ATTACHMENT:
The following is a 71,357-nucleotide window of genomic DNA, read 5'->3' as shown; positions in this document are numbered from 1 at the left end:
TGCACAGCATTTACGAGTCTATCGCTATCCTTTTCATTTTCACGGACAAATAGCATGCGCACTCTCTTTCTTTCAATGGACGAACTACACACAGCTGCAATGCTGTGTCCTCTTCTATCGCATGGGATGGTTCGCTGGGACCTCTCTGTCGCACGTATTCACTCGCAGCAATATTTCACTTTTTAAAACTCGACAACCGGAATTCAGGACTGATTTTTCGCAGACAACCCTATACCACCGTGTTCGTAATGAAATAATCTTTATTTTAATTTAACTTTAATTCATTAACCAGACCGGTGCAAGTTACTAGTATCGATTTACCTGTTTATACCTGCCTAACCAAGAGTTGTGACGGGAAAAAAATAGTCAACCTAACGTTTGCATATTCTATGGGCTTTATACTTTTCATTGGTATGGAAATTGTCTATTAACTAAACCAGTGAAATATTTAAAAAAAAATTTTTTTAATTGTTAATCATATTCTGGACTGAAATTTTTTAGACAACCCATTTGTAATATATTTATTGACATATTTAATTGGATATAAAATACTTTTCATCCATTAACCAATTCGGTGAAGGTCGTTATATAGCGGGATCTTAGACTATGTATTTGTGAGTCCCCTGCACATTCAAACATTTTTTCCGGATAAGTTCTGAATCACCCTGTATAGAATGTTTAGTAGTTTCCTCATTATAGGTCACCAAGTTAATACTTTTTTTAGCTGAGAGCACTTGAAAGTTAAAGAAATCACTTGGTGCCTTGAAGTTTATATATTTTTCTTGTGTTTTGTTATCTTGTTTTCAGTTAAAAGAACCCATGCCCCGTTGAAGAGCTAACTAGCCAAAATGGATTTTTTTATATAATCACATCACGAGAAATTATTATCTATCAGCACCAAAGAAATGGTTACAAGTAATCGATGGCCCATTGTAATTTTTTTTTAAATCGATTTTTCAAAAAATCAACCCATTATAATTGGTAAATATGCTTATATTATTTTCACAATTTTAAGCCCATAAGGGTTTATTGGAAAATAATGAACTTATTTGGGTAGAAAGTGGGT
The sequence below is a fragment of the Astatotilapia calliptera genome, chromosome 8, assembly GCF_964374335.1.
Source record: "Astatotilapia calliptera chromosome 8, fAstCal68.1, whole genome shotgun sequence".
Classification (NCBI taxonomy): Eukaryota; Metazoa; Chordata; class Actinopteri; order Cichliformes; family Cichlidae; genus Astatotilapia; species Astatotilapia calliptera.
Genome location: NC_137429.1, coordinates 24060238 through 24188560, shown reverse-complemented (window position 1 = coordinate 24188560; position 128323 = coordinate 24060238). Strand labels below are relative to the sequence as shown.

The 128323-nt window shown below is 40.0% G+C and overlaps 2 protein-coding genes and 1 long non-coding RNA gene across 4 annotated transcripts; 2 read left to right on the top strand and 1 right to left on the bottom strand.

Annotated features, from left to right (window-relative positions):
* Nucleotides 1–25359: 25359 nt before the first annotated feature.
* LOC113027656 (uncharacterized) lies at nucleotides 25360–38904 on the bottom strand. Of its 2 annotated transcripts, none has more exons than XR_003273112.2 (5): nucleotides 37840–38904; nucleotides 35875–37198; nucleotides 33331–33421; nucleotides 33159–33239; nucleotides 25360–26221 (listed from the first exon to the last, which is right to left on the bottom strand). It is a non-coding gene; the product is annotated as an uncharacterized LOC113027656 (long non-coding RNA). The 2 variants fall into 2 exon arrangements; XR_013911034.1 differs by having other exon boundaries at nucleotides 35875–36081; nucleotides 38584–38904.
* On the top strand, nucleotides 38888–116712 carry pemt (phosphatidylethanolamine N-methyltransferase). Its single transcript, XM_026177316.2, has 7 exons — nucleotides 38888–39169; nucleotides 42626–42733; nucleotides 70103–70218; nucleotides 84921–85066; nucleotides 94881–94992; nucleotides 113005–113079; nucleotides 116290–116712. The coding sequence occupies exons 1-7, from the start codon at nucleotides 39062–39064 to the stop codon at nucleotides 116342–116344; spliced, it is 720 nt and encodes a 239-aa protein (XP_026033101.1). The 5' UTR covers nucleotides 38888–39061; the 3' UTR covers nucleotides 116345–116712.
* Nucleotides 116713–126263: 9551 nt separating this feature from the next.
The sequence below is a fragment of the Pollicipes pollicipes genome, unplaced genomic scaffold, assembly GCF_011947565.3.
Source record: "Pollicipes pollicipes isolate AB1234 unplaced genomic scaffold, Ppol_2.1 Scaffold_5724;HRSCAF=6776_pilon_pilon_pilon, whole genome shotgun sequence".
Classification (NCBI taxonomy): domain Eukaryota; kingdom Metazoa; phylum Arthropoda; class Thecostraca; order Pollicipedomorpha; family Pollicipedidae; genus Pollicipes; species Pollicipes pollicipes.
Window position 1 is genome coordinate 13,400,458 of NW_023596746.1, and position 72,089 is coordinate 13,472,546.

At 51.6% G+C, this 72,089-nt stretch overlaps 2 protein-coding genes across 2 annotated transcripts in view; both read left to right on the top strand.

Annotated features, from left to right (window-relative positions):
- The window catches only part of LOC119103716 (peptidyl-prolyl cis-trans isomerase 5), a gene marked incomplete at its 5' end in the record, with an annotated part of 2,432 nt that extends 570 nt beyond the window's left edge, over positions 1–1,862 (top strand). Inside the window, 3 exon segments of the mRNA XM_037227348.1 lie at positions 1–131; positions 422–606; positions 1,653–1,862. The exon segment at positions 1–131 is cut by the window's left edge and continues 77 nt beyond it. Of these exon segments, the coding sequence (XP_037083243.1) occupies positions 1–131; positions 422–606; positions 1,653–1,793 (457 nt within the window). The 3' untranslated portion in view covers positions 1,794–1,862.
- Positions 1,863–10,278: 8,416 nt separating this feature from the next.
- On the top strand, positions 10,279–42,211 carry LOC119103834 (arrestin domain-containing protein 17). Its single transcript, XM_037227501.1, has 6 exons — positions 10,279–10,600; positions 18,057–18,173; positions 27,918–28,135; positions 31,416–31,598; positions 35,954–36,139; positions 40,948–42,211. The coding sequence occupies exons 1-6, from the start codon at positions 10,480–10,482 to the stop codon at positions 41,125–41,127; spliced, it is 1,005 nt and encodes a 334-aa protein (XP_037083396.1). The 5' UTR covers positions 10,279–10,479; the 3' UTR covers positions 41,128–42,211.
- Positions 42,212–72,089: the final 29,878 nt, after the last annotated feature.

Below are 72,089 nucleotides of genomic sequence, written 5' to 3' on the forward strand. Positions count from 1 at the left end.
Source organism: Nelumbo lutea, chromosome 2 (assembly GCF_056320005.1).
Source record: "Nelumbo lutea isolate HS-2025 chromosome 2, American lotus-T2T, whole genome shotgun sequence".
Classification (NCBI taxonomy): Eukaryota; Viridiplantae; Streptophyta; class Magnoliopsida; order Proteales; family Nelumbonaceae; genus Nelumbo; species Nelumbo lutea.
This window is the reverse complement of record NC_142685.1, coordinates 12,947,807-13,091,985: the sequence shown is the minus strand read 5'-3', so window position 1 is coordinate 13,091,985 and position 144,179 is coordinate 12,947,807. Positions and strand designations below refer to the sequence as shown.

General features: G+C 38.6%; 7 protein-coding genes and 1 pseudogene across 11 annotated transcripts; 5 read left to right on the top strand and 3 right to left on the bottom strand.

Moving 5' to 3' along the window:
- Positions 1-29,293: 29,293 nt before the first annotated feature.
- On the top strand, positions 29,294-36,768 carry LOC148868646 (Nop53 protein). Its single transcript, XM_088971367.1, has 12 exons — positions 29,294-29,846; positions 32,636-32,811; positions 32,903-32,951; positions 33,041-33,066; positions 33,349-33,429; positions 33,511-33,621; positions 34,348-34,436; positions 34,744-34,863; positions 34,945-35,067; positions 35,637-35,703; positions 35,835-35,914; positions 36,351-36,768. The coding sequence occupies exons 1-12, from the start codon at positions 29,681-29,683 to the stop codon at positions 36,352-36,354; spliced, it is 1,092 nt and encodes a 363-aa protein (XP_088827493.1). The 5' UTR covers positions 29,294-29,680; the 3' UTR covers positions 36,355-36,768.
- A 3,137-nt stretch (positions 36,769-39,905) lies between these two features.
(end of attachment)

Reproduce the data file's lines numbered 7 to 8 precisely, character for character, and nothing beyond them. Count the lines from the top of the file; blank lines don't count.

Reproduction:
The 128323-nt window shown below is 40.0% G+C and overlaps 2 protein-coding genes and 1 long non-coding RNA gene across 4 annotated transcripts; 2 read left to right on the top strand and 1 right to left on the bottom strand.

Annotated features, from left to right (window-relative positions):